Due to a slight mix of academic priorities and laziness, I have refrained from blogging SSY these past 2 months. And so, being only one episode away from what I hope will be an excellent ending, I would like to share with you my thoughts on the series thus far – before giving my final impressions on the series all together next week. Sigh. It was a fun ride.
From where I left off in my prior post, I remember Squealer had been promoted to Yakomaru and so had his army. It was at that point that the queerats began to show a more defiant and democratic means of living. But who would have thought that Maria and Mamoru’s fate had already been decided by then. Or worse, that their legacy would be used to bring the destruction of many.
After the revelation of Maria and Mamoru’s offspring, heaps of speculation followed. What is a fiend? And, if he is one? Although I didn’t immediately accept this theory, it is hard to deny it from the way they imaginatively portray him as a very powerful and merciless being. However, from what we’ve been exposed to, fiends were always either leaking in cantus or violently uncontrollable. This “fiend” appears to be neither. My guess is that because he’s been raised by queerats since birth, he’s missed out on all the proper human rituals and incantations. It is very likely that humans in this world are never born with “death feedback” already in tact.
Unlike prior data about gene manipulation, “death feedback” could have been placed within a barrier as a precaution for possible outcomes like this. The removal of that barrier may be their ticket out of this situation, although I’m sure they would have thought of that by now, if that were the case. Which brings me to my other theory. Now that Saki has convinced herself that he is not a fiend, why not embed a barrier herself? Since she succeeded in breaking a seal placed within Satoru once already, who’s to say she can’t actualize one to disable the fiend of its powers? Looking back, episode 06 offered some interesting information in that aspect. It appears that all she would need is familiarity of his mantra. But just how unfamiliar can Maria’s son be?
As a strategic attack against the fiend, it is the most logical conclusion I can come up with. And I doubt that Saki would return to suicidal attempts to destroy him – to which I am glad that sacrificing Satoru was not an occurrence. Though I am not sure what Kiroumaru would do in the process; I hope all three survive. For the most part, Kiroumaru has managed to play a very significant role, saving Satoru and Saki once or twice already. Plus, he is what really differentiates the humans from the queerats as he sheds another light of contrast and what sets them apart. At least Kiroumaru would have rebelled for the sake of his colony and not for selfish reasons. Can’t say I agree with the human’s totalitarianism either. I must admit, Yakomaru is one canny little shit.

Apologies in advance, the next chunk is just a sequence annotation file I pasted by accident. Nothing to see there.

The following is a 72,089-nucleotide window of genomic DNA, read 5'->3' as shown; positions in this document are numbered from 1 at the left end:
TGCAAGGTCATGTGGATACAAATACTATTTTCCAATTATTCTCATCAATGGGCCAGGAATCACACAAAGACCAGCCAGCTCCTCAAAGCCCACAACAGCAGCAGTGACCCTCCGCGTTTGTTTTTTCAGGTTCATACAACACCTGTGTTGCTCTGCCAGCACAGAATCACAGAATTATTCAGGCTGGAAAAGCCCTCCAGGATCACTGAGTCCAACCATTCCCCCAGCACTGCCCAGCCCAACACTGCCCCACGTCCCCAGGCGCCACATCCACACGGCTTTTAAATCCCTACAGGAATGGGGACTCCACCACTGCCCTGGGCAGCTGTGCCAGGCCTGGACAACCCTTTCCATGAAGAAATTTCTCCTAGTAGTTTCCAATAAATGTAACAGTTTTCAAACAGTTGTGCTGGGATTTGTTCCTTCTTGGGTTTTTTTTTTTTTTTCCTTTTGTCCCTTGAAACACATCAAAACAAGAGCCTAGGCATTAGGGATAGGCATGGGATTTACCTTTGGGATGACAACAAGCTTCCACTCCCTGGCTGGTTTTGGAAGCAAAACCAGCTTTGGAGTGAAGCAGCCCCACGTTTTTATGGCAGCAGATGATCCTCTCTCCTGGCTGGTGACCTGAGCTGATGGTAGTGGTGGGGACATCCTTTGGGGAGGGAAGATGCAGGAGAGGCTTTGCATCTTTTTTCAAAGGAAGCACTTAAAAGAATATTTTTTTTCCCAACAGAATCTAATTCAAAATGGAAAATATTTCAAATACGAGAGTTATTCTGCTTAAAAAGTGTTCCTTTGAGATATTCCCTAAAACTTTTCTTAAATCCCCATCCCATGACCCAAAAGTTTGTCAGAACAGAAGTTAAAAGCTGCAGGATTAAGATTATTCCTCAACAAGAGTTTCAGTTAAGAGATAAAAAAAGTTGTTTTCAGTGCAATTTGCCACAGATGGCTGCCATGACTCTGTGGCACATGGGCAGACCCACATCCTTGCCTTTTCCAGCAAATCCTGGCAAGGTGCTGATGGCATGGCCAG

Shinsekai yori is probably the only currently airing anime series that has consistently evoked a very unsettling, yet compelling form of storytelling(although I hear JoJo is really good too). In many ways that is one of SSY’s greatest strengths, but it can also run the risk of falling under its biggest faults. Because SSY’s main drive is always full of wonder and ambiguity, the magic can only last for so long. After a while, you just may not find the bounteous flow of information as exciting as it may have been in the beginning. Although, the consecutive times it undergoes a timeskip has managed to keep the plot development fresh and new; a reflection of its novel counterpart.
SSY is, no doubt, a world building series. And the substantial progression within this dystopian world is most fascinating and redeemable. But because of its obvious, habitual directness, intense atmospheric moods tend to lose its effect within the span of a week, making Shinsekai yori a very provoking, but easily forgettable series. Yet . . . it has become one of my favorites.